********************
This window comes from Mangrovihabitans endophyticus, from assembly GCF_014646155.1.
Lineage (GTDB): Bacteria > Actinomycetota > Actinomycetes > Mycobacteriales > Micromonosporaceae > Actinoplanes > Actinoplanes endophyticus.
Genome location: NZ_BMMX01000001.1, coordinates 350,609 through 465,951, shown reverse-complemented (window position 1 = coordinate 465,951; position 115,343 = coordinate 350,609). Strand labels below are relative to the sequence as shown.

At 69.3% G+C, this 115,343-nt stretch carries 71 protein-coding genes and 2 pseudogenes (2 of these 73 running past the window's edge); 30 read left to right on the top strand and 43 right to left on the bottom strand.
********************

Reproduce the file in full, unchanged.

This window comes from Mangrovihabitans endophyticus, from assembly GCF_014646155.1.
Lineage (GTDB): Bacteria > Actinomycetota > Actinomycetes > Mycobacteriales > Micromonosporaceae > Actinoplanes > Actinoplanes endophyticus.
Genome location: NZ_BMMX01000001.1, coordinates 350,609 through 465,951, shown reverse-complemented (window position 1 = coordinate 465,951; position 115,343 = coordinate 350,609). Strand labels below are relative to the sequence as shown.

At 69.3% G+C, this 115,343-nt stretch carries 71 protein-coding genes and 2 pseudogenes (2 of these 73 running past the window's edge); 30 read left to right on the top strand and 43 right to left on the bottom strand.